“It’s happened quicker than I would have predicted when he was 11 or 12,” Alf Ingve Berntsen, a coach at his first club, Bryne FK, said in 2020. “But back then, we believed he would be very good. Erling always scored goals and every time you put him up against better competitors, he just scored goals again. It was the same pattern, always, from day one.”
Bryne, on the south-western coast of Norway, is an appropriate town for Haaland to have grown up in, with a population of around 12,000 and no delusions of grandeur. He is Yorkshire-born, arriving in July 2000 a month and a half after his father Alf-Inge joined Manchester City from Leeds United in a £2.5 million transfer. Alfie, as he was known, retired in 2003 at age 30 after a serious knee injury and the family moved home to Norway when Erling was a toddler. Bryne was his hometown and Bryne was where his son made the large circle of friends he keeps in touch with today. Over the years, they have gone their separate ways — some to other Norwegian clubs, some abroad, but they grew up as footballers in a large squad of kids managed by Berntsen.
Berntsen recognised a trait in Haaland which so many professional athletes have: the ability to excel in whichever sport they try.
Haaland was good at handball and athletics (a couple of years ago a journalist dug up records showing that he still held the world record for a standing long jump by a five-year-old, set in January 2006 at 163cm — 5ft 4in) and his skinny frame would be a temporary drawback. Haaland’s elder brother, Astor, had filled out nicely and his coaches were confident that Erling would follow suit, with a body that allows him to cover 60m in under six and a half seconds.
“That group of boys in Bryne stuck together for 10 years, about 40 of them in total,” Berntsen said. “Erling would have been five and a half when I first remember him, a very normal boy and a boy who was easy to like. We knew his father, of course. Everyone in Norway did. But Alfie was very hands-off with the coaching. There was no pressure, not even once in all our years, to do certain things or to work Erling in a certain way. A lot of youngsters in Norway are coached by volunteer parents. They aren’t paid to do it. It was fun. We didn’t want it to be anything else and neither did the kids.”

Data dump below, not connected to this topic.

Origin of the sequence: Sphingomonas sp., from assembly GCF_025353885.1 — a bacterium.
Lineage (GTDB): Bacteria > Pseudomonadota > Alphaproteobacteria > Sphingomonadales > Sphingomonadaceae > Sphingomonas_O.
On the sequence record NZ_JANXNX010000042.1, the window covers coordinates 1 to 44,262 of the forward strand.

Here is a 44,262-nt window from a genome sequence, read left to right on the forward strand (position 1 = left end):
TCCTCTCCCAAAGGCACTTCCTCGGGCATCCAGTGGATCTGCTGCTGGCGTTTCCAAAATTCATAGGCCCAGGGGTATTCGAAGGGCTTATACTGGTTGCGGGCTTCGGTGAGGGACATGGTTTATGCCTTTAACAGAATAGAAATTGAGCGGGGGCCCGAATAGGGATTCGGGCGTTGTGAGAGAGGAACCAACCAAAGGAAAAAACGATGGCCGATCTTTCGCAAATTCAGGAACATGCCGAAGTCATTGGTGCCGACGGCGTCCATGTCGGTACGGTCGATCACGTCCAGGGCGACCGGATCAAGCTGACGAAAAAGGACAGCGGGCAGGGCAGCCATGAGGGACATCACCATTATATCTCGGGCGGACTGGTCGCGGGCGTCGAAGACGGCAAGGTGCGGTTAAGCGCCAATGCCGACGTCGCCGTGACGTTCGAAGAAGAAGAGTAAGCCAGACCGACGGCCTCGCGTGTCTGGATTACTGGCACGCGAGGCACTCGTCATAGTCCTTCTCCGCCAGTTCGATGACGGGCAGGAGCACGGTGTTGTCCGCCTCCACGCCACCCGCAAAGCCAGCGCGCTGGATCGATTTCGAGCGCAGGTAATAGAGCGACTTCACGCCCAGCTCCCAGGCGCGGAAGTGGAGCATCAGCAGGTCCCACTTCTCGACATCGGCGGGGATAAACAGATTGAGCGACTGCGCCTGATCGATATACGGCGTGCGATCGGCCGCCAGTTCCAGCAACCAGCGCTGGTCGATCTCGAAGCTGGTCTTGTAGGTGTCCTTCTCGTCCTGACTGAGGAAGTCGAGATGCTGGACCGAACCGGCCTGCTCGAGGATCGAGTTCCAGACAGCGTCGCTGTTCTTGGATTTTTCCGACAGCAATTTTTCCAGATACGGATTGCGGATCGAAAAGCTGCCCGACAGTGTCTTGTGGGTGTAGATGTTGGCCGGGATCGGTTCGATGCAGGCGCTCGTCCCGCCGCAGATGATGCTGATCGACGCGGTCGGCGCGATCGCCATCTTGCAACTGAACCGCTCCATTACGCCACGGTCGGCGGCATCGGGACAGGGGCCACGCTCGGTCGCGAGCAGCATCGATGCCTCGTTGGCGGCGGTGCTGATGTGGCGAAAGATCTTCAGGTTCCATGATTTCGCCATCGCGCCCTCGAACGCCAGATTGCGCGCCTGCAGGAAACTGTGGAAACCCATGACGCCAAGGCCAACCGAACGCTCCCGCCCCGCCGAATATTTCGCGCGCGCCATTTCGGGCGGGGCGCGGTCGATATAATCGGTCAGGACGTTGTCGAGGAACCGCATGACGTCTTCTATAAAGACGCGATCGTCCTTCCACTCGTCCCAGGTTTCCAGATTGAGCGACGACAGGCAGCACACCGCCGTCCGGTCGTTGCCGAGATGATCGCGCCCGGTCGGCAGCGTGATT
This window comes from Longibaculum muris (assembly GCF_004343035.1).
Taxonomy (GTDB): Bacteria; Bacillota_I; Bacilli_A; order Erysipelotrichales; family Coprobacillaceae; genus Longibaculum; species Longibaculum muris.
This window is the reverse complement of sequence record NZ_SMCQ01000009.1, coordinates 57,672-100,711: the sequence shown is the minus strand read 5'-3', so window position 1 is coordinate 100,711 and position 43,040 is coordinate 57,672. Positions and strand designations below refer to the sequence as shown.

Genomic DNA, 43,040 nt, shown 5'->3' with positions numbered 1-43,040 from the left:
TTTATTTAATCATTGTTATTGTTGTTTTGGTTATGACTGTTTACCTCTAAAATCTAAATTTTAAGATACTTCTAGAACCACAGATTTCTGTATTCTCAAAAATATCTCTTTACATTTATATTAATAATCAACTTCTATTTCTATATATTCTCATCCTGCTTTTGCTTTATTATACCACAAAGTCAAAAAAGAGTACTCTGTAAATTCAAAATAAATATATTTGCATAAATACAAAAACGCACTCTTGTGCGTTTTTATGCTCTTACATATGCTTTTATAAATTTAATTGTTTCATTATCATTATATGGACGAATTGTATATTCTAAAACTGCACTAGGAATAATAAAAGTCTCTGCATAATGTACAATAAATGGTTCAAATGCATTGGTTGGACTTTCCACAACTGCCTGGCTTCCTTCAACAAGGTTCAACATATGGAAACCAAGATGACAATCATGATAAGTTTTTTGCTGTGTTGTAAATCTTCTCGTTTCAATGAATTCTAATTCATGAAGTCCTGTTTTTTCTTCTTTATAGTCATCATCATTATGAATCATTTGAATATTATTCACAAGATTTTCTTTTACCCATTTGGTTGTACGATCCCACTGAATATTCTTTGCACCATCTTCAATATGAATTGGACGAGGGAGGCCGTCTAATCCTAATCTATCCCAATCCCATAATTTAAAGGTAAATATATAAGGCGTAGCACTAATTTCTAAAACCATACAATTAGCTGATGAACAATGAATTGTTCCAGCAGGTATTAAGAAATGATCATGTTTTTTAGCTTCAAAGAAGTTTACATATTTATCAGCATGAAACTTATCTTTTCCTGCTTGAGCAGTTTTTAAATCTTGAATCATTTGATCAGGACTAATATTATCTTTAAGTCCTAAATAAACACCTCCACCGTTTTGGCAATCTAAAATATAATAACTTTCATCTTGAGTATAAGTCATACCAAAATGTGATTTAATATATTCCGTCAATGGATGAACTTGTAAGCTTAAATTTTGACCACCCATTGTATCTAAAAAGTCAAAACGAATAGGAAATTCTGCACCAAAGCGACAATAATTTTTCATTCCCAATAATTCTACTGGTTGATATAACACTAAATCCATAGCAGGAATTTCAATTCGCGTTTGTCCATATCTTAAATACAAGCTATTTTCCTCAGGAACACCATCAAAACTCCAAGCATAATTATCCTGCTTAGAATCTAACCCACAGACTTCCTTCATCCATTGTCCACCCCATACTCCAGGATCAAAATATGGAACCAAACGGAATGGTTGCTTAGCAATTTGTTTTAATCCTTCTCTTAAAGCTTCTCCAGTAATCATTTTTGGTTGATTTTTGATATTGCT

Haaland and his team-mates were helped by the construction of an artificial indoor pitch in Bryne, which countered the worst of Norway’s weather and made it easy for them to play when they felt like it. At certain points each week, it was free to use. Coaching was structured but when the players went for a kickabout on the astroturf, Berntsen saw the spirit and verve of “a kind of street football”. “It was good for them and good for Erling,” he said. “Not every movement in football should be dictated by adults. Sometimes, it’s better for the boys to do what they want. It was their spare time, after all.”